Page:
Keep in mind that you don’t need to get all the questions correct to get 900 in a section. In practice, this means that you can skip hard or time-consuming questions as not all the questions are designed to be completed in the time. However, to maximise your chances of a high score, you should attempt all questions.

UCAT.Ninja is an excellent resource to familiarize yourself with the level of difficulty of UCAT questions. With 20,000 practice questions, you can gain valuable experience and insight into the exam format for as little as £10.

The image below shows the minimum, maximum and median score for the UCAT (along with the average score successful candidates get).

Scoring For Situational Judgement

For the Situational Judgement section, the same process applies but instead of a numerical score, you are awarded a Band from 1 to 4 with Band 1 being the best and Band 4 the worst.

This subsection tests your judgement of different ethical or team scenarios and compares them to what a doctor would do in each situation. So the closer you are to what the panel of doctors said they would do, the higher a band you get.

One of the main points to note about the scoring of the UCAT is that there is no negative marking. So leave no question blank and you might pick up a few extra marks at no extra cost.

Here are the official definitions for the UCAT Situational Judgement (SJT) bands: 

BAND 1

(BEST)

Those in Band 1 demonstrated an excellent level of performance, showing similar judgement in most cases to the panel of experts.

BAND 2

Those in Band 2 demonstrated a good, solid level of performance, showing appropriate judgement Frequently, with many responses matching model answers.

BAND 3

Those in Band 3 demonstrated a modest level of performance, with appropriate judgement shown for some questions and substantial differences from ideal responses for others.

BAND 4

(WORST)

The performance of those in Band 4 was low, with judgement tending to differ substantially from ideal responses in many cases.

As we’ve seen, the UCAT is scored in a fairly unique way and not all of the information relating to it is available publically. Specifically, UCAT has not explicitly detailed the figures used when converting your raw marks (e.g. the average marks and standard deviation). 

You will find various UCAT Conversion Tables online, but understand that these are not official resources and are most likely to be estimations based on previous years’ results. While this can be helpful during your practice, they do not accurately reflect how your marks will be converted for your UCAT.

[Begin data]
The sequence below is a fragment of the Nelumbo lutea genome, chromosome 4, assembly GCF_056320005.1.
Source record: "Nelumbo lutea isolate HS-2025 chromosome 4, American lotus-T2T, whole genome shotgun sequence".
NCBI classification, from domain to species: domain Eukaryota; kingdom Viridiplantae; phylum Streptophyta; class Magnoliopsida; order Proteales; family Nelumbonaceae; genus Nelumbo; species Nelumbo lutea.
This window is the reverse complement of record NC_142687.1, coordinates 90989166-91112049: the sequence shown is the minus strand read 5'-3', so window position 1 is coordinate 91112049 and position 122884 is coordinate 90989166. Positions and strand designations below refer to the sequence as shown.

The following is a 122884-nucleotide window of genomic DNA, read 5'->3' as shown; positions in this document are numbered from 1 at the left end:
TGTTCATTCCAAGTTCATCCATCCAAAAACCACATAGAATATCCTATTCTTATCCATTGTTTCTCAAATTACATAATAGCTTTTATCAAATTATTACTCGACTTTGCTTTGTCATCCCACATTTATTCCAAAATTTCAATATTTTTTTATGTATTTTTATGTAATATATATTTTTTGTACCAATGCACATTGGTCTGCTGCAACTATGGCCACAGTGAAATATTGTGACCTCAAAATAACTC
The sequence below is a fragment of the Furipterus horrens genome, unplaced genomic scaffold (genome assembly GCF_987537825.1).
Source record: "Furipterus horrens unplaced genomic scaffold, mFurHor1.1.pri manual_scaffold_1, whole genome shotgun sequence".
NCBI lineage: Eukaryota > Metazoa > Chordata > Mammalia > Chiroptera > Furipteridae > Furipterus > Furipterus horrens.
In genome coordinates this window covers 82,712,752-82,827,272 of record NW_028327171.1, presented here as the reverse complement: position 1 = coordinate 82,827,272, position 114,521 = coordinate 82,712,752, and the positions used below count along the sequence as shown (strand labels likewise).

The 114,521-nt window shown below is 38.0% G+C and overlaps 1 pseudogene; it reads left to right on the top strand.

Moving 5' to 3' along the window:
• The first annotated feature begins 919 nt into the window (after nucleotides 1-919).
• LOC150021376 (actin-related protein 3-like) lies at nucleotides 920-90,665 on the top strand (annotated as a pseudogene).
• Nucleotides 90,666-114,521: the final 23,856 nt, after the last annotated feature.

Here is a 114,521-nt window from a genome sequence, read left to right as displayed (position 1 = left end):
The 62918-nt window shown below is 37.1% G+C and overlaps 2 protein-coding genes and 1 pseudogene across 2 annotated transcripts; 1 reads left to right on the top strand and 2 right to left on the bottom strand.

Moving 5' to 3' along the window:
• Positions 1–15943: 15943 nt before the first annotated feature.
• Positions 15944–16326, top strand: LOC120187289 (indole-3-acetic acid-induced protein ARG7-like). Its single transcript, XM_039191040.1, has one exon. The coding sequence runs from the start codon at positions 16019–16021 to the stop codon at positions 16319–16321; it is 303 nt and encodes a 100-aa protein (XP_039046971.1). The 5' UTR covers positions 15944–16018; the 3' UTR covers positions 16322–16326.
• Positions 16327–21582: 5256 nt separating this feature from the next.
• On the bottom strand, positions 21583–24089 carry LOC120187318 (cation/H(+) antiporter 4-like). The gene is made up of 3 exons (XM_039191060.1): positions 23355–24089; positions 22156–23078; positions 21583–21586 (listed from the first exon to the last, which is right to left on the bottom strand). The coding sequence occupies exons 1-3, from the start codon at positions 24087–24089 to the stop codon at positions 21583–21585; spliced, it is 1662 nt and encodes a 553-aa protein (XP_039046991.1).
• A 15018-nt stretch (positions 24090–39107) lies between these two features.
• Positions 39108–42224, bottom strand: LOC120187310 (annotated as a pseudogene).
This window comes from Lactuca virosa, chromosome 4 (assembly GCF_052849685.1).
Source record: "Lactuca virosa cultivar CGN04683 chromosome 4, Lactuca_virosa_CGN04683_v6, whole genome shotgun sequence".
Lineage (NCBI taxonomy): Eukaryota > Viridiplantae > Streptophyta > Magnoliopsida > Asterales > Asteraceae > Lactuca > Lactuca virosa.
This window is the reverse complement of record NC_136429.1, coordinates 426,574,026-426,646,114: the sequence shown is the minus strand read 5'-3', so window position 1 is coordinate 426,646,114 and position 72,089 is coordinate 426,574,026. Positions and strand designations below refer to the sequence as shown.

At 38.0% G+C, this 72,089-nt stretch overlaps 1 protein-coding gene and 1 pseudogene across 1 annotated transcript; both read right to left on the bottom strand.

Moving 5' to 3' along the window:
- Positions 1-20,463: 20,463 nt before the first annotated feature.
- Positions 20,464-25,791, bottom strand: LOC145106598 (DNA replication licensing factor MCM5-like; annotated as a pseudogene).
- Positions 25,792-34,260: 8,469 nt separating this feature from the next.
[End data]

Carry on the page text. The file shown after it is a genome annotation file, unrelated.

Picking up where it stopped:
Also, be wary of UCAT Conversion Calculators unless officially created by UCAT. Most of the time these  will not take scaling into account when calculating your score, instead using basic code to display a predetermined score like the example below:  

else if (s <= 33) sc = 750;

If you’re looking for a resource that provides a more accurate UCAT score when practising, why not check out UCAT.Ninja? Our scoring system for practice questions and mock exams replicates the official UCAT system using the average scores from other UCAT.Ninja users, providing you with a properly calculated and scaled score. You can access to 20,000 practice questions to help you boost your score at a price that fits to your budget regardless of your financial situation.

What Can We Learn From Past UCAT Scores?

Here are the average scores from the past 5 years’ UCAT cycles, including the most recent year (2023);

Section20232022202120202019
Verbal Reasoning591567572571565
Decision Making623616610627618
Quantitative Reasoning649658665666662
Abstract Reasoning652659651655638
Situational JudgementBand 2Band 2Band 2Band 2Band 2
Mean Overall Score25162500249925192483

When we look at all these scores, we can see that the mean scores for each section tend to stay in a similar range throughout the years. Any changes that do occur don’t seem to have any pattern or trend to analysis, so it’s safe to say that these scores represent the general averages for the UCAT as a whole. We can also see that each year, the most common Situation Judgement score was Band 2, which is a good score to get.